Microsoft Ignite in the rearview mirror: what we learned

Microsoft has treated this year its big Ignite event more of a marketing presentation than a full-fledged conference, offering a variety of announcements that affect Windows users, as well as large corporations and their networks. (The show was a hybrid affair, with a small in-person option and online access for those unable to travel. I “attended” online.)

At these types of events, I always look for products that I might need at home or in the office, as well as any licensing changes that will affect my annual budget. I have a mix of licenses, ranging from one-time purchases to three-year volume licenses to 365 year licenses; it can therefore be daunting to follow each one of them.

Among the changes announced by Microsoft: all of the company’s Endpoint Management products are integrated Granted. With Endpoint Management, cloud-based management will be known as Microsoft Intune and on-premises management as Microsoft Configuration Manager. (Unsurprisingly, the company is already hinting at other licensing changes.) The Microsoft 365 E5 license was once top of the heap and included security products like Advanced Threat Projection and various threat insights.

Now the company is talking about additional premium features that users will have to purchase on top of the base license. For example, Microsoft announced a cloud-based Microsoft Intune Premium suite that will include Endpoint Privilege Management, Remote Help, and Microsoft Tunnel for Mobile App Management in 2023. Endpoint Privilege Management is designed to help companies provide temporary administrative rights to users when they need it. to install software. The admin can approve the request, allowing the user to perform the activity safely.

The company also pointed out Remote help, which will be a professional version of QuickAssist; it allows an administrator to remotely log into any joined domain or Microsoft account office to view and manage what a user is doing.

These are both expected to be previewed in the coming months and then officially released for additional subscription thereafter.

If you’re a Microsoft Teams user, take note: Microsoft has unveiled a Premium version of the collaboration platform. Advanced security features as well as options for larger meetings such as live caption translation, Teams will also use artificial intelligence to trigger recaps and to-do lists. Also, it will allow for branding customization for backgrounds and landing pages. The public preview will be released later this year and is expected to cost $10 per user per month.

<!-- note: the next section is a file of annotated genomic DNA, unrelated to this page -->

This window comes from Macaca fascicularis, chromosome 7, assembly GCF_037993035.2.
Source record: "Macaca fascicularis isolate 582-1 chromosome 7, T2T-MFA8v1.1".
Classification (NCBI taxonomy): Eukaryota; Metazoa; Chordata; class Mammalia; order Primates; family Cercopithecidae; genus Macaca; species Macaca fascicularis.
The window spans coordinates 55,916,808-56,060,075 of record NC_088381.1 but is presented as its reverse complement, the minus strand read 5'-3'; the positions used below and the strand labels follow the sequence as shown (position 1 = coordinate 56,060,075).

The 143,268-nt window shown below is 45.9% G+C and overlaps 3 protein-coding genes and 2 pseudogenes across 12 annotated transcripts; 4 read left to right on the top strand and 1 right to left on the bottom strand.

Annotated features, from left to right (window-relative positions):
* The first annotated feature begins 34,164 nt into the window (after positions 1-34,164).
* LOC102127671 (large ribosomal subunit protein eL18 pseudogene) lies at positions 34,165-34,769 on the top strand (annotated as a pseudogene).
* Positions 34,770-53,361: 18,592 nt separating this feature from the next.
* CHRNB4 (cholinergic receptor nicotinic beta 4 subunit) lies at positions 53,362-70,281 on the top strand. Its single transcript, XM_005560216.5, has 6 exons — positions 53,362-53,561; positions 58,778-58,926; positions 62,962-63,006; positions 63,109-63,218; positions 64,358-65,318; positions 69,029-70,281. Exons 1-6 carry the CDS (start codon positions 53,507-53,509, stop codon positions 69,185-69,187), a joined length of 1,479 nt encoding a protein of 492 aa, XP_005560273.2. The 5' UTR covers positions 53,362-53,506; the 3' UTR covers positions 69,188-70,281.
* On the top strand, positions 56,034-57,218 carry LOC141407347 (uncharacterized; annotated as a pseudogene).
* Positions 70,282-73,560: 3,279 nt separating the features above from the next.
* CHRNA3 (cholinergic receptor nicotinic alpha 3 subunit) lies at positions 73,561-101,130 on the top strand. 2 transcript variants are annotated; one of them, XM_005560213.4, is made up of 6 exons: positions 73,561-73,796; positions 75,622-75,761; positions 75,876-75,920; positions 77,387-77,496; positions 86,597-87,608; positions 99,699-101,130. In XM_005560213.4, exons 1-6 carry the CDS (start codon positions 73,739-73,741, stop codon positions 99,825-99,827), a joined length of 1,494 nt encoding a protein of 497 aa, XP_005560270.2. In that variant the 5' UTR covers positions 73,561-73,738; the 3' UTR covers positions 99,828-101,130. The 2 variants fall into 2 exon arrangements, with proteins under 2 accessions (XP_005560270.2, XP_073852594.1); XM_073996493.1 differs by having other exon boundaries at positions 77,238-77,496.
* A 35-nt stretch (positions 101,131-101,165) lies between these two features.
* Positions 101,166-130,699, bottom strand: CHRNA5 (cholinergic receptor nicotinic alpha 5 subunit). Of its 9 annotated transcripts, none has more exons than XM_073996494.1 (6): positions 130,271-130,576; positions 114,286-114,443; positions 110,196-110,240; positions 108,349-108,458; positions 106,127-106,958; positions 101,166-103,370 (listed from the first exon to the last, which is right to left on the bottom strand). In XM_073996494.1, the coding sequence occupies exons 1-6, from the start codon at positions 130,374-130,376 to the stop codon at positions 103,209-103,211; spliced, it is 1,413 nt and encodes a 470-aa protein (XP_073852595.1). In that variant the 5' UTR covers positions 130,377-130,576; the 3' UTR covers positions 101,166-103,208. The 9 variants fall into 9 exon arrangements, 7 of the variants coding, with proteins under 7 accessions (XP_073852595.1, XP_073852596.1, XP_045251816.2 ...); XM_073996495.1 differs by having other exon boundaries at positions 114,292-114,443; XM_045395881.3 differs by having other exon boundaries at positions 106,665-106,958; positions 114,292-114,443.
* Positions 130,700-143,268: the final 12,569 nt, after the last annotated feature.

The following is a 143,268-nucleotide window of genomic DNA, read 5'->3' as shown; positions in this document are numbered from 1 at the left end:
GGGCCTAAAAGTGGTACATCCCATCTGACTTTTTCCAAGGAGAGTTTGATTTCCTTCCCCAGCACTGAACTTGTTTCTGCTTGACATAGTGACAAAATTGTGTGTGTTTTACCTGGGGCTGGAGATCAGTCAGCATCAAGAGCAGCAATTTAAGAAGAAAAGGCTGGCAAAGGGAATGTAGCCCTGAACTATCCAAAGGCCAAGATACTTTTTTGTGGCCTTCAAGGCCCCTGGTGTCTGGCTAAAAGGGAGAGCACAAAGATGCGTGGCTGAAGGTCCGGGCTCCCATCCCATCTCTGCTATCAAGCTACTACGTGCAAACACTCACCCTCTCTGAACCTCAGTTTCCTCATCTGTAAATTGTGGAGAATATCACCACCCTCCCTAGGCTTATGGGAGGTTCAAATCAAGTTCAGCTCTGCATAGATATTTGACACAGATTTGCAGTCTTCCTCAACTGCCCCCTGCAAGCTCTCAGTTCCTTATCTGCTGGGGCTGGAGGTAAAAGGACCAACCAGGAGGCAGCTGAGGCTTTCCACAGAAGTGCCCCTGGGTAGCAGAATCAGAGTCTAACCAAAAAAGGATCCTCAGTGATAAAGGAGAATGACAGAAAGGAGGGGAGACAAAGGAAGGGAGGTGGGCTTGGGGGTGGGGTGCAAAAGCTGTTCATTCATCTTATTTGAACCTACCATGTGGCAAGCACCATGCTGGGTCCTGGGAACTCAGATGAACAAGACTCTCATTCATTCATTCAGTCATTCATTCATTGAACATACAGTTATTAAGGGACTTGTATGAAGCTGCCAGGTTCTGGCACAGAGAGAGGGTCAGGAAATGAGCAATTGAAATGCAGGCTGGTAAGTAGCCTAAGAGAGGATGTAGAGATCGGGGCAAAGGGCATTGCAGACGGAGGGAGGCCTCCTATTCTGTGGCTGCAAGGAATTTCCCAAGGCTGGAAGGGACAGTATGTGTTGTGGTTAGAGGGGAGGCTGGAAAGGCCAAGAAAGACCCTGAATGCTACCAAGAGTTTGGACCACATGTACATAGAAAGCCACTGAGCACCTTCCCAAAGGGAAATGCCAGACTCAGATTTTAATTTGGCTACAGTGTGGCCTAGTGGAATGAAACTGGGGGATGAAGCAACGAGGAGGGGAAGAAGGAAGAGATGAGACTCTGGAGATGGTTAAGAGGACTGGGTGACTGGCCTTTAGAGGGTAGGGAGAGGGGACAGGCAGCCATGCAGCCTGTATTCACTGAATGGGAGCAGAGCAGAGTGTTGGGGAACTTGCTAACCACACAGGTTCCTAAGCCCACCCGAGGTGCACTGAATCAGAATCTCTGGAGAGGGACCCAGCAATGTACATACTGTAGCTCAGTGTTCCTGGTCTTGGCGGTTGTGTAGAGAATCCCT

Microsoft Office is also getting a fresh lick of paint and rebranding as Microsoft 365. For anyone who used to check you will have to get used to going to from November.

It will be interesting to see whether Microsoft moves more of its features to online or cloud-only offerings or continues to offer desktop versions of its business-critical software. As someone who uses various Outlook and Word plugins to provide additional functionality, I’m still curious if other companies can migrate to online-only applications. (Microsoft is start hinting that it can be moved to online versions.)

Microsoft’s security offerings were also highlighted at Ignite, and the company has a full range tool set to choose from:

Starting November 1, Microsoft plans to offer a carrot to organizations to move away from traditional antivirus platforms; it will offer new and existing customers 50% off the price of Microsoft Defender for Endpoint P1 and P2 licenses. If you are an existing Microsoft Defender Endpoint P1 customer and are upgrading to P2, this discount will be available by June 30, 2023. Note: You can also try the offer before you buy.

As Ignite was designed as a hybrid event, many sessions were recorded and are now online. I found many sessions focused on ransomware and prevention to be interesting. Some, like “DART Stories: Eliminate Ransomware”, showed how attackers gain access to systems and provided action items to protect against ransomware (such as stopping the Remote Desktop Protocol from being publicly exposed). Other sessions focused on moving from On-premises Active Directory to Azure ADdemonstrating that we still have a long way to go to protect credentials and identity.

I hope Microsoft will continue to ensure that these big tech events are not limited to in-person presentations, but can be offered online externally. Virtual attendees can lose the “hallway” discussions that are often as valuable as the conference itself, but moving the show online exposes the information to a wider audience. Take the time to consult the recorded sessions and see for yourself.

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